Thanks for replying,

        C
        1975 Mako 17 w/2005 Yammy 90HP, Annapolis, MD

        Comment


        • #5
          The foam kicks off very fast once you mix the catalyst and it is very difficult to guestimate how much you are going to need in one shot. I did what was recommended by a fiberglass guy I know. I bought a half-dozen paper paint pails, they hold about a gallon each and are available at any paint supply house, and mixed up small batches. Each batch was mixed throughly using a paint mixer attachment and electric drill. The mixer is just a long, metal rod with a little plastic prop on the end. Then I began by pooring it under the tank first and allowing each batch to expand until it was done. Then I'd mix another and pour around the first. By the time you get near the top of the tank you have a pretty good idea how much it will take to fill the remaining void spaces and won't over do it. You also don't end up having the stuff go crazy catalysing while your trying to poor it.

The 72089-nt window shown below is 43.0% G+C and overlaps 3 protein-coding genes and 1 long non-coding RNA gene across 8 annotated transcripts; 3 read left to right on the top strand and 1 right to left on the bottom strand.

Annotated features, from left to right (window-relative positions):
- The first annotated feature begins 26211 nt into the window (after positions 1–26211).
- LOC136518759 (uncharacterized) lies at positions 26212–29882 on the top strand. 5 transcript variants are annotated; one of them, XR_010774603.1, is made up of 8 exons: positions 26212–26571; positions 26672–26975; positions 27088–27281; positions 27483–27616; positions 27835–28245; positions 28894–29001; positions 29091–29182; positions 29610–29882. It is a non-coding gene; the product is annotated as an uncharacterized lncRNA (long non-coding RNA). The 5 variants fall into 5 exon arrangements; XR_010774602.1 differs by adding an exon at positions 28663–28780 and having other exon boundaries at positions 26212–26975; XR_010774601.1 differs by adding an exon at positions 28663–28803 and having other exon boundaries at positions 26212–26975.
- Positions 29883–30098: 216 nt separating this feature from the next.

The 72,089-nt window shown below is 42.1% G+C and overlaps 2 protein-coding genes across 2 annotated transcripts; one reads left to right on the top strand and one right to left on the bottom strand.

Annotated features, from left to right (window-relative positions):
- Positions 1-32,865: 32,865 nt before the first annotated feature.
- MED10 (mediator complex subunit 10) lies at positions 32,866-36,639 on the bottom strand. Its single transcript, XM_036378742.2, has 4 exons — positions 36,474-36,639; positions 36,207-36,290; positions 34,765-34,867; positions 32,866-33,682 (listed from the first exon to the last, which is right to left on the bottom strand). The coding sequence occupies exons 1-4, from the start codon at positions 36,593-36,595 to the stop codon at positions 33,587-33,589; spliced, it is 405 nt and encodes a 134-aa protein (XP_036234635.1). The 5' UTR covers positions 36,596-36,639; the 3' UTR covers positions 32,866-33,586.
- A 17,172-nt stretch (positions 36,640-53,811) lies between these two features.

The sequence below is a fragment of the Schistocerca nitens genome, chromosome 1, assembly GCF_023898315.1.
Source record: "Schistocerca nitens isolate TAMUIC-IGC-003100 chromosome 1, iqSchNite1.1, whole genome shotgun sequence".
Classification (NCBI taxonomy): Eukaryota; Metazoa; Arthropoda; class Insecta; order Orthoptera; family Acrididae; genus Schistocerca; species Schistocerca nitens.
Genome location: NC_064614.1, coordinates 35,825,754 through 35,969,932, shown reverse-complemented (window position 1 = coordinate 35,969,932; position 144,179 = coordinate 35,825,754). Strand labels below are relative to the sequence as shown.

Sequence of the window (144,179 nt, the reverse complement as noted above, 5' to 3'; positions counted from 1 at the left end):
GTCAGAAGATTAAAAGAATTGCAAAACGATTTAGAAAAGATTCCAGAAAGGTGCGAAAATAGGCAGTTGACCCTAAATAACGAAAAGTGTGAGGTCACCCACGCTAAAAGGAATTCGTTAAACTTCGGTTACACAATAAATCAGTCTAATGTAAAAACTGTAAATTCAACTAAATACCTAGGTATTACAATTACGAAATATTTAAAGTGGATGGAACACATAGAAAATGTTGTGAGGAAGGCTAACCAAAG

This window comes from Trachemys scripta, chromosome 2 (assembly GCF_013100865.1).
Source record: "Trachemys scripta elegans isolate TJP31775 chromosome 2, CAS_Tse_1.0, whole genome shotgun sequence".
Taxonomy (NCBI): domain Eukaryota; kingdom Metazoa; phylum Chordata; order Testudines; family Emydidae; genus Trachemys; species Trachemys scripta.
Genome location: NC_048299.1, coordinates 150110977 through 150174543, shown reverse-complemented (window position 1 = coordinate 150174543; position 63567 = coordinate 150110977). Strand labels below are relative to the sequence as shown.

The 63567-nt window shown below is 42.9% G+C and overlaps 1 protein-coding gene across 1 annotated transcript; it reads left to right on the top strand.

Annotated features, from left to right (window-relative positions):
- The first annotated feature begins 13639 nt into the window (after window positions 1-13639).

[br]Mako To Go, Brick, NJ [br]1989 Mako 231 CC[br]250 Optimax[br]

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          • #6